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Undersea Cable

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The first undersea telegraph cable—or marine cable—was laid between England and France in 1850. The success of this venture inspired even bigger dreams of laying the world's first intercontinental telegraph line.

A consortium of entrepreneurs and government officials from Canada, Great Britain, and the United States — the Atlantic Telegraph Company, headed by the wealthy adventurer Cyrus W. Field—banded together for the purpose of funding a transatlantic telegraph cable.

Unfortunately, the man they chose to design the wire was Dr. Edward Whitehorse, an early electrician ignorant of telegraphy.

The first transatlantic cable was 10 millimetres in diameter, stretched 4600 kilometres in length, and weighed one ton for every one-and-a-half kilometres.

Only the largest ships in the world from the United States and Great Britain were capable of hauling its giant spools. With so much cable to haul, the length was split in two and loaded onto the military vessels USS Niagara and HMS Agamemnon.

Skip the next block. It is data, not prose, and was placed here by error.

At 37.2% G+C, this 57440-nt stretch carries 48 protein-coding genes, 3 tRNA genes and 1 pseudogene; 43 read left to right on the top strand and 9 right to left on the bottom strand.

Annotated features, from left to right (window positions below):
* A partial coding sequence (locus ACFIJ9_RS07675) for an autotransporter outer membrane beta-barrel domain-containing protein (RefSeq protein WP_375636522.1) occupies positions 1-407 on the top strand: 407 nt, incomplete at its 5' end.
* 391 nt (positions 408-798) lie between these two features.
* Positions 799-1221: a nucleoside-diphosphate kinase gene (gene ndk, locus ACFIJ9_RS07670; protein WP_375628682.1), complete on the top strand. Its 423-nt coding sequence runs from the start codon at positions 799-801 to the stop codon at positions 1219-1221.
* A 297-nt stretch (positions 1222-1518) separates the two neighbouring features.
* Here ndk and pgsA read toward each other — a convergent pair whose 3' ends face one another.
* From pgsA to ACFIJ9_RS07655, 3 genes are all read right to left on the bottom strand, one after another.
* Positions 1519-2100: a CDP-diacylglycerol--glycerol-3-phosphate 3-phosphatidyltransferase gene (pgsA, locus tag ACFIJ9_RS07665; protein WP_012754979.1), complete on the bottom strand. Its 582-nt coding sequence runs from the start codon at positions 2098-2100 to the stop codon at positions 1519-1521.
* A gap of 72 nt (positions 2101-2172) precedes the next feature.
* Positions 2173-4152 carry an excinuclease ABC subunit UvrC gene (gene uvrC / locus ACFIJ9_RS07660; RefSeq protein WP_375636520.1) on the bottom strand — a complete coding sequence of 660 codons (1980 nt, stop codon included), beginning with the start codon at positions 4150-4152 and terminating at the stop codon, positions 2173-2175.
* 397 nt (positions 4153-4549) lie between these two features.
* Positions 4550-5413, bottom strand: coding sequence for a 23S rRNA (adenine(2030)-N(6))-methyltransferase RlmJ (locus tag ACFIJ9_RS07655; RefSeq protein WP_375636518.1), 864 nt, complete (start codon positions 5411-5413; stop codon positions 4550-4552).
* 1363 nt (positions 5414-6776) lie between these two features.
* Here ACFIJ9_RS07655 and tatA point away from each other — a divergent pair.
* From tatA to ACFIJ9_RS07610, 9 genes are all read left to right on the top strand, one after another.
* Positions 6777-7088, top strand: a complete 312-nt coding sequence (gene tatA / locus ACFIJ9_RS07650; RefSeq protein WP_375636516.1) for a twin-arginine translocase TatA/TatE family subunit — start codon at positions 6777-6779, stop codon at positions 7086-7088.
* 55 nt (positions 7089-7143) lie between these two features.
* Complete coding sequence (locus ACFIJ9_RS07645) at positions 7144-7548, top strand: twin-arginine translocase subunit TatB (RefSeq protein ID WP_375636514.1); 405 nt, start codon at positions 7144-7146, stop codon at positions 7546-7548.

In July 1857, the ships set out to sea. The Niagara would unroll its cable, grounded at Valentia Harbour in Ireland, as it headed for a rendezvous point in the mid-Atlantic. The Agamemnon would then connect its half and complete the journey to a port on the other side of the ocean.

It did not work out that way, however. After about 650 kilometres of cable had been rolled out from the Niagara, the cable snapped and sank deep into the rolling water.

After several months of fundraising, Field tried again, but with a different strategy. The two ships would meet in the middle of the vast Atlantic, this time planning to link their halves of the cable before sailing back to their respective ports.

An attempt in June 1858 was unsuccessful. The ships spliced their cables together and set out for their ports, only to have the cable snap. They would return to the rendezvous twice more, and have the cable snap again on both attempts, before they abandoned the cable altogether. In a following attempt made on 5 August 1858, however, these efforts finally proved successful, and the 3300 kilometres of cable laid out between them held.

People on both continents hoped the celebrated transatlantic connection would result in closer relations between the United States and England. Indeed, some hailed it as the breakthrough that would lead to global peace and fraternity. Queen Victoria herself sent a message across it to the US president.


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